The structure of the Lord Mayor's Show evolved from its origins in the Midsummer Show, the pageantry accompanying the setting of the watch on the night of Saint John and Saint Peter. The mayoral "ridings," dating to 1236, became the occasion for pageantry after 1535, when the Mercers' Company adapted the tableaux from the Midsummer Show to honor their newly elected Mayor. The Lord Mayor's Show, in its mature form, began early on the morning of October 29th, when the new Lord Mayor, the Aldermen of the city, and the liveried members of the mayor's company boarded barges for a procession down the Thames to Westminster. Upon taking the oath, the mayor and his entourage returned by barge to Baynard's Castle landing, passing a tableaux erected upon barges on the river. The mayor was greeted upon landing by a larger assemblage of guildsmen, and mounted a "triumphal chariot" for a procession through the city streets to Guildhall. The procession encountered pageants at regular intervals along the route, traditionally Paul's Churchyard, the Little Conduit in Cheapside, and the Cross in Cheap.(4) The pageants consisted of emblematic tableaux, accompanied by speeches honoring the mayor and his guild. Once the Lord Mayor had witnessed a pageant, the pageant wagons joined the procession immediately ahead of the mayor's chariot. The procession concluded at Guildhall, where the mayor hosted a banquet for the aldermen, sheriffs, and guild officers. After the banquet, the procession resumed, returning the mayor to his house after nightfall.(5)
As in the royal entrances of the period, the Lord Mayor functioned as both the show's subject and its ideal audience. At each point along the route, the tableaux and speeches were directed at the mayor. The processional form dictated that only those accompanying the mayor's chariot witnessed the pageants in their entirety. Yet, to the crowds who turned out for the spectacle, the Lord Mayor was himself an "actor," whose responses to the pageantry in his honor represented a critical element of the show. The moral and historical themes of the shows reflected this structure; the procession and pageants inscribed the new magistrate before the crowds with the ceremonial dignity appropriate to the duties of the mayoralty. In Munday's 1611 show, Chruso-Thriambos: The Triumphes of Golde, the Mayor is guided through the show by the figure of Time, who recites a history of the mayoralty. Time calls forth the spirits of two kings and several Lord Mayors to place the magistrate into historical context, elevating the new Lord Mayor from merchant to statesman.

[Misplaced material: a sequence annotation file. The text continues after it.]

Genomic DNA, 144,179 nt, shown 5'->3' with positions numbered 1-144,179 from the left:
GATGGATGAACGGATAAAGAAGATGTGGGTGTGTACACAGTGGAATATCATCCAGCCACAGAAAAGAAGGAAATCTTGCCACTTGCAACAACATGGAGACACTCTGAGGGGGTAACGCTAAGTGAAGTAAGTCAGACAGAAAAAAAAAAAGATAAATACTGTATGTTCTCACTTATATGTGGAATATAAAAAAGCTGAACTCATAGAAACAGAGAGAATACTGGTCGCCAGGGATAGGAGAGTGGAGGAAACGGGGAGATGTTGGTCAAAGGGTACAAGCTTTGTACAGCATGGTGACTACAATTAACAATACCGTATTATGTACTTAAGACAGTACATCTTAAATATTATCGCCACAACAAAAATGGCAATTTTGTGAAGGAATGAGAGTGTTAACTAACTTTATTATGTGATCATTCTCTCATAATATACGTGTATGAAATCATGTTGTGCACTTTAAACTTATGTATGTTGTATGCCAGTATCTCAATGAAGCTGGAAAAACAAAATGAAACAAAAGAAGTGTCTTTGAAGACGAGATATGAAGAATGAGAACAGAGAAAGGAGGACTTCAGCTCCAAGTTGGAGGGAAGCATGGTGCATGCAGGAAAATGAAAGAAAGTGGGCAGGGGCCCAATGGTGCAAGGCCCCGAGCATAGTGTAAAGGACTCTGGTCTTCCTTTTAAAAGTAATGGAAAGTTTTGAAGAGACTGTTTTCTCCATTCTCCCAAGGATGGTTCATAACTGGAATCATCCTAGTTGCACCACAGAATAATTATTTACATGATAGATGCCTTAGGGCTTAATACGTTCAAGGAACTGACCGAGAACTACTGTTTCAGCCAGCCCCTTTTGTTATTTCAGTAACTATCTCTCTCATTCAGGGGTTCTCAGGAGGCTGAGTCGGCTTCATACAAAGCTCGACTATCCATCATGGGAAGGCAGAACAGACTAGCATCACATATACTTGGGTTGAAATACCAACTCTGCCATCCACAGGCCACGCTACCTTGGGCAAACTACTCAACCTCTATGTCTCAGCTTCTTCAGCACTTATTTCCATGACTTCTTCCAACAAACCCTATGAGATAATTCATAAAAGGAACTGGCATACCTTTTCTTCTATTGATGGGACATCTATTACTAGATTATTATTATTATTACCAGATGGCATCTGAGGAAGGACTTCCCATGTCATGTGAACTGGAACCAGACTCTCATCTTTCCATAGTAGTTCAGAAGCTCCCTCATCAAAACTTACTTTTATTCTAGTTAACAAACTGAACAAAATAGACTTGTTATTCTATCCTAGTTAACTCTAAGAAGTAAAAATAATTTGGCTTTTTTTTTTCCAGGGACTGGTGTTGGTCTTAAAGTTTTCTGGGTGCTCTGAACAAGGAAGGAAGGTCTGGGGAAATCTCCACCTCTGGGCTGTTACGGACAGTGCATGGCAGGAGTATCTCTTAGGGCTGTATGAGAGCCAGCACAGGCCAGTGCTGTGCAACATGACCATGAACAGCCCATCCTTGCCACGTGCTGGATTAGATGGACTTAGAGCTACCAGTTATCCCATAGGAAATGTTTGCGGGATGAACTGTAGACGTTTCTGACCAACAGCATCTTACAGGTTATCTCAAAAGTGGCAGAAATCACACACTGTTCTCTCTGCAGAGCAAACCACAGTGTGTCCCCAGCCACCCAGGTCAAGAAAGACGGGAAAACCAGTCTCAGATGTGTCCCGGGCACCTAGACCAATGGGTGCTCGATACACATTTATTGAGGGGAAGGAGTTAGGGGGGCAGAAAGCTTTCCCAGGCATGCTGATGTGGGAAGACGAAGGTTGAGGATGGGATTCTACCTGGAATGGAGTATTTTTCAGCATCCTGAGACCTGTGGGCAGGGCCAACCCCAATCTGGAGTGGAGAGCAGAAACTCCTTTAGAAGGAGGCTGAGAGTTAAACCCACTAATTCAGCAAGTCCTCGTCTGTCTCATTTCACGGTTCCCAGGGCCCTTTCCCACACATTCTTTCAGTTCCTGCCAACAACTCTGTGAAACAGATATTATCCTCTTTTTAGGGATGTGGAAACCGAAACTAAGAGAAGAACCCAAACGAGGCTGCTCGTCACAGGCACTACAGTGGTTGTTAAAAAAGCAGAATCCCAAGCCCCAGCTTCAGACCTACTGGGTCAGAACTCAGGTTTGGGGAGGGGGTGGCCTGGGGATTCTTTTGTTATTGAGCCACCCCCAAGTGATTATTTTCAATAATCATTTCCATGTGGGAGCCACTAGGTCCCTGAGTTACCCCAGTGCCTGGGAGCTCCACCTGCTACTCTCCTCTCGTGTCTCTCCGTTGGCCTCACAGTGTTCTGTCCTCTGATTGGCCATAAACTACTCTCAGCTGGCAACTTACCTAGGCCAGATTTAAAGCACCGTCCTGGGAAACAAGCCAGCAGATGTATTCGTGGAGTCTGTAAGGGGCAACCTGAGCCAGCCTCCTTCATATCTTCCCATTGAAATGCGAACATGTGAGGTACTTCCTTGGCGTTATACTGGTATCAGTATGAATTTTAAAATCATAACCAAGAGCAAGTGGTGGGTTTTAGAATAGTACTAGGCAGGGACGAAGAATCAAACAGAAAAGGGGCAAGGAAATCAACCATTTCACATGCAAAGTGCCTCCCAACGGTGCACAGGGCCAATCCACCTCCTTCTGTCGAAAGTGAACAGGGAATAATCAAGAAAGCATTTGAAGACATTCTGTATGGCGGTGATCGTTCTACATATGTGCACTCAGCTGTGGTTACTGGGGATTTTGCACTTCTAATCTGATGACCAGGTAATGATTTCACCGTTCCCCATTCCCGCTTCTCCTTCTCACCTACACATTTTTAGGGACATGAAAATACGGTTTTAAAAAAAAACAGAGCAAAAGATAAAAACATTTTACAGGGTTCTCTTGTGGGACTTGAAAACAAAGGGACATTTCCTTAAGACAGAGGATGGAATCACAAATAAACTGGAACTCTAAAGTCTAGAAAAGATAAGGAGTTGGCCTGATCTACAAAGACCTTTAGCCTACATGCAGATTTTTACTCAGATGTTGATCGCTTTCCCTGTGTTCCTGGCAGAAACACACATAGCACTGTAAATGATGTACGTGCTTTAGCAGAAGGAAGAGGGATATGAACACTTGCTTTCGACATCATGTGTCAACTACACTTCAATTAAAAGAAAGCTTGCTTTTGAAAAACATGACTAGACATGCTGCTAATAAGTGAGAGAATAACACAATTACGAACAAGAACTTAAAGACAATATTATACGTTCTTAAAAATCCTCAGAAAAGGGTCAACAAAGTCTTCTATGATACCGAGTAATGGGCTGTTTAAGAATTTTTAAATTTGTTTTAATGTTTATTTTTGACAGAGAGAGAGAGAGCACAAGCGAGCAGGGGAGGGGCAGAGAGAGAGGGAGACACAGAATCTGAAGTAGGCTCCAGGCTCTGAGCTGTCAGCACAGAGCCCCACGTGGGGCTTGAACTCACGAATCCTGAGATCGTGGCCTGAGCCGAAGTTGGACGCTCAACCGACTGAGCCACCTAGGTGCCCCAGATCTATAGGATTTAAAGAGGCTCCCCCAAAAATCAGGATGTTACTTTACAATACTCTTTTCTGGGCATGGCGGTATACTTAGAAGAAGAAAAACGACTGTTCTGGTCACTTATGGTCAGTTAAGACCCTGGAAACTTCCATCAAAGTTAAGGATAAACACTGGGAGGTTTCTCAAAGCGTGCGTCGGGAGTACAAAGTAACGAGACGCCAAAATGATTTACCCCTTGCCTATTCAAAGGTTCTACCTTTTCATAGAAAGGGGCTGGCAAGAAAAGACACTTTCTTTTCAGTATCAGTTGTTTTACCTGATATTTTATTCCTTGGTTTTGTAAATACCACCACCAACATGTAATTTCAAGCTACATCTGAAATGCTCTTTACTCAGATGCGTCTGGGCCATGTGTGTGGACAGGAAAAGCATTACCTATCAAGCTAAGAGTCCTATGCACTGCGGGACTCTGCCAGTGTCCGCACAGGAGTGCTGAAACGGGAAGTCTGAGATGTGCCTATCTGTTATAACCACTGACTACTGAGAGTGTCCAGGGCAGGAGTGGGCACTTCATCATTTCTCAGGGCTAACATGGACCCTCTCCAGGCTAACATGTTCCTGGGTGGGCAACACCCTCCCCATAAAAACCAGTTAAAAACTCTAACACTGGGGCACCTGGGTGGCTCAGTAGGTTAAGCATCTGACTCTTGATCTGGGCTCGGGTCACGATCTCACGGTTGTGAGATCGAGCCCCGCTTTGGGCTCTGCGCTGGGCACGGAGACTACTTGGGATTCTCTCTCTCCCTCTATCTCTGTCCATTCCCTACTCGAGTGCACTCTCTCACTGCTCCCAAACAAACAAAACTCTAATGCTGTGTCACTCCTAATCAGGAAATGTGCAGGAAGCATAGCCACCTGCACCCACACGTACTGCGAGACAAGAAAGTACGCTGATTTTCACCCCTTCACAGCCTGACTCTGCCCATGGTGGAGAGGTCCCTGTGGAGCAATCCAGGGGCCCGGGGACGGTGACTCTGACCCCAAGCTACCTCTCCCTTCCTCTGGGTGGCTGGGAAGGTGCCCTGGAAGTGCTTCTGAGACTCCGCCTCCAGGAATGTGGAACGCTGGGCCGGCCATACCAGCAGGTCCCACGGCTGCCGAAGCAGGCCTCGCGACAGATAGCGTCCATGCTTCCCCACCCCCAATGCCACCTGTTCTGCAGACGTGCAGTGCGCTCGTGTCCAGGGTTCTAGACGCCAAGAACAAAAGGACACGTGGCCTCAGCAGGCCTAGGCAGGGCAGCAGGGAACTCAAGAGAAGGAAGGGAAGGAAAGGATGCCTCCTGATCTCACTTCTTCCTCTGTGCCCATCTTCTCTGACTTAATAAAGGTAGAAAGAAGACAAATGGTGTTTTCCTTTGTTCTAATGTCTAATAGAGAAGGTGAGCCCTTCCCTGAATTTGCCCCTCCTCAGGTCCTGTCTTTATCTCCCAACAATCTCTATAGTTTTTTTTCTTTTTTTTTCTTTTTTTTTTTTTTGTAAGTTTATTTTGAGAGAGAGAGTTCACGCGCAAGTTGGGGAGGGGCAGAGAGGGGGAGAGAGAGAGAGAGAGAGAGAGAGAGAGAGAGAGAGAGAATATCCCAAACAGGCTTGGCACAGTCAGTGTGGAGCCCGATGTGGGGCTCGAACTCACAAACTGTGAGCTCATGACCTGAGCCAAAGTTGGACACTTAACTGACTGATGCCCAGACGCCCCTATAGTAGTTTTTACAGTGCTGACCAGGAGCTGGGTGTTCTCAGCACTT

Faringdon: Good Time, resolve him, what is he Grac'd with this day of Dignitie?
Time: A Brother of the Gold-Smiths Company, Whose vertues, worth and special love of all, Hath raisd unto this high authority.(6)
The implicit subject of tableaux and speeches is the pact into which the new Lord Mayor enters to aid in the preservation of the state.(7) The pageants promote service to the monarch and the city, admonishing the new magistrate to virtuous government. The concerns expressed are not limited to the resolution of local disputes and effective civic administration; the speeches attempt to instruct the mayor in the history of the office, and of his role in protecting the realm from corruption. In the preface to his 1611 show, Munday identifies the Lord Mayor as a "proetor" and the aldermen as "senators." The allusion to the Roman origins of such civic pageantry is central to its dramatic structure, in which the "triumphator" becomes the protagonist of a truly public theater; London becomes a stage during the procession, and the making of theater reflects the making of history.(8)
Traditionally, the shows temper praise with moral didacticism, reminding the new mayor of the virtues necessary for good government. Munday's 1611 show concludes with a typical admonition to virtue and duty:
Faringdon: You are a Gold-Smith, Golden be Your daily deedes of Chairitie. Golden your hearing poore mens cases, Free from partiall bribes embraces. And let no rich or mighty man Iniure the poore, if helpe you can. The World well wots, your former care Forbids ye now to pinch or spare, But to be liberall, francke, and free, And keepe good Hospitality, Such as beseemes a Maioralitie.
In the …